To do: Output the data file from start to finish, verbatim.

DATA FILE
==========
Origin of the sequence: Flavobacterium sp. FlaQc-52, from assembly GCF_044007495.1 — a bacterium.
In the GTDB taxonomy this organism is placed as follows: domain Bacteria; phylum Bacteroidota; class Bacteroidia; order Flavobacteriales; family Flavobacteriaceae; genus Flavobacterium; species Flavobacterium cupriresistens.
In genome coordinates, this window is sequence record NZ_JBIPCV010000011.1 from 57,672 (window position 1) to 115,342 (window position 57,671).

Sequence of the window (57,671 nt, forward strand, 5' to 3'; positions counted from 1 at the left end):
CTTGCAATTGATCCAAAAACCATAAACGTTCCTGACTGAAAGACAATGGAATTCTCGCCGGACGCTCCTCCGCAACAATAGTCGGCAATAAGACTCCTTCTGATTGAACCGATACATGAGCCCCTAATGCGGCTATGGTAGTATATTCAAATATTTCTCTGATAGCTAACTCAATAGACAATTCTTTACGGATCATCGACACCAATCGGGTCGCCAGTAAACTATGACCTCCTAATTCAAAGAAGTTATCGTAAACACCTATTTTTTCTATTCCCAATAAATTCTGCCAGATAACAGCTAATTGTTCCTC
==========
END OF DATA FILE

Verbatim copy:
Origin of the sequence: Flavobacterium sp. FlaQc-52, from assembly GCF_044007495.1 — a bacterium.
In the GTDB taxonomy this organism is placed as follows: domain Bacteria; phylum Bacteroidota; class Bacteroidia; order Flavobacteriales; family Flavobacteriaceae; genus Flavobacterium; species Flavobacterium cupriresistens.
In genome coordinates, this window is sequence record NZ_JBIPCV010000011.1 from 57,672 (window position 1) to 115,342 (window position 57,671).

Sequence of the window (57,671 nt, forward strand, 5' to 3'; positions counted from 1 at the left end):
CTTGCAATTGATCCAAAAACCATAAACGTTCCTGACTGAAAGACAATGGAATTCTCGCCGGACGCTCCTCCGCAACAATAGTCGGCAATAAGACTCCTTCTGATTGAACCGATACATGAGCCCCTAATGCGGCTATGGTAGTATATTCAAATATTTCTCTGATAGCTAACTCAATAGACAATTCTTTACGGATCATCGACACCAATCGGGTCGCCAGTAAACTATGACCTCCTAATTCAAAGAAGTTATCGTAAACACCTATTTTTTCTATTCCCAATAAATTCTGCCAGATAACAGCTAATTGTTCCTC